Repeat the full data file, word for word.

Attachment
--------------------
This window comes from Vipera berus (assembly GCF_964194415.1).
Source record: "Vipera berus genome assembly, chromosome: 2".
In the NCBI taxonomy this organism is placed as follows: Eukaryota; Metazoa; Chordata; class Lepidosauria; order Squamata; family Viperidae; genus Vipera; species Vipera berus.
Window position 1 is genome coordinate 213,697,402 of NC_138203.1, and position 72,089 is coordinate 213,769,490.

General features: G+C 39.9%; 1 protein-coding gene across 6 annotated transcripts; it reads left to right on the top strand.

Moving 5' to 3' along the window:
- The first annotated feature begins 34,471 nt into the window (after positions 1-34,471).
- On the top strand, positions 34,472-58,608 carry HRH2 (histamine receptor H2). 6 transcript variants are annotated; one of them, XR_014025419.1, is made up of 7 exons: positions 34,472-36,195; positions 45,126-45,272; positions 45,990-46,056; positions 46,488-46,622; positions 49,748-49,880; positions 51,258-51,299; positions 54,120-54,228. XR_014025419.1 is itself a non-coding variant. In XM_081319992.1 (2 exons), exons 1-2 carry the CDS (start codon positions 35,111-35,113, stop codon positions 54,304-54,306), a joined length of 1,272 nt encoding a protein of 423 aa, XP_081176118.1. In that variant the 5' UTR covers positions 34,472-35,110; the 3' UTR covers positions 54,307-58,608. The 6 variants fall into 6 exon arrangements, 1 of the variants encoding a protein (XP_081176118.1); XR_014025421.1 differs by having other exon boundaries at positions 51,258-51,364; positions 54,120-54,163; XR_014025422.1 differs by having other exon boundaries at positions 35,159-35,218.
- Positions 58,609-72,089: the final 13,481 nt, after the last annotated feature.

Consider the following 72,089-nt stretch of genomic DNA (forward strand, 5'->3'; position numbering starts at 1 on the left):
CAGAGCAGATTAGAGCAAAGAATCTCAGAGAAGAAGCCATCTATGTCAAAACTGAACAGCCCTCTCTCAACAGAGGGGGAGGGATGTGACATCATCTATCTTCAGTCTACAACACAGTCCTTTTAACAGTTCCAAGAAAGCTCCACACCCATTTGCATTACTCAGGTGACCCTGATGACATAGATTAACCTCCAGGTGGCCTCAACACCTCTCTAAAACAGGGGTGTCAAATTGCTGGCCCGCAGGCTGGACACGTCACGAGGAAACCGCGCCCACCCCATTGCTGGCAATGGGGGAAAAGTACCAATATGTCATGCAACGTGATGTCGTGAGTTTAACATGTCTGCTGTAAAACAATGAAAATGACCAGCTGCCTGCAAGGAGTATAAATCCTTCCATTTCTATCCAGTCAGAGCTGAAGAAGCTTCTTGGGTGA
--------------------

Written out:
This window comes from Vipera berus (assembly GCF_964194415.1).
Source record: "Vipera berus genome assembly, chromosome: 2".
In the NCBI taxonomy this organism is placed as follows: Eukaryota; Metazoa; Chordata; class Lepidosauria; order Squamata; family Viperidae; genus Vipera; species Vipera berus.
Window position 1 is genome coordinate 213,697,402 of NC_138203.1, and position 72,089 is coordinate 213,769,490.

General features: G+C 39.9%; 1 protein-coding gene across 6 annotated transcripts; it reads left to right on the top strand.

Moving 5' to 3' along the window:
- The first annotated feature begins 34,471 nt into the window (after positions 1-34,471).
- On the top strand, positions 34,472-58,608 carry HRH2 (histamine receptor H2). 6 transcript variants are annotated; one of them, XR_014025419.1, is made up of 7 exons: positions 34,472-36,195; positions 45,126-45,272; positions 45,990-46,056; positions 46,488-46,622; positions 49,748-49,880; positions 51,258-51,299; positions 54,120-54,228. XR_014025419.1 is itself a non-coding variant. In XM_081319992.1 (2 exons), exons 1-2 carry the CDS (start codon positions 35,111-35,113, stop codon positions 54,304-54,306), a joined length of 1,272 nt encoding a protein of 423 aa, XP_081176118.1. In that variant the 5' UTR covers positions 34,472-35,110; the 3' UTR covers positions 54,307-58,608. The 6 variants fall into 6 exon arrangements, 1 of the variants encoding a protein (XP_081176118.1); XR_014025421.1 differs by having other exon boundaries at positions 51,258-51,364; positions 54,120-54,163; XR_014025422.1 differs by having other exon boundaries at positions 35,159-35,218.
- Positions 58,609-72,089: the final 13,481 nt, after the last annotated feature.

Consider the following 72,089-nt stretch of genomic DNA (forward strand, 5'->3'; position numbering starts at 1 on the left):
CAGAGCAGATTAGAGCAAAGAATCTCAGAGAAGAAGCCATCTATGTCAAAACTGAACAGCCCTCTCTCAACAGAGGGGGAGGGATGTGACATCATCTATCTTCAGTCTACAACACAGTCCTTTTAACAGTTCCAAGAAAGCTCCACACCCATTTGCATTACTCAGGTGACCCTGATGACATAGATTAACCTCCAGGTGGCCTCAACACCTCTCTAAAACAGGGGTGTCAAATTGCTGGCCCGCAGGCTGGACACGTCACGAGGAAACCGCGCCCACCCCATTGCTGGCAATGGGGGAAAAGTACCAATATGTCATGCAACGTGATGTCGTGAGTTTAACATGTCTGCTGTAAAACAATGAAAATGACCAGCTGCCTGCAAGGAGTATAAATCCTTCCATTTCTATCCAGTCAGAGCTGAAGAAGCTTCTTGGGTGA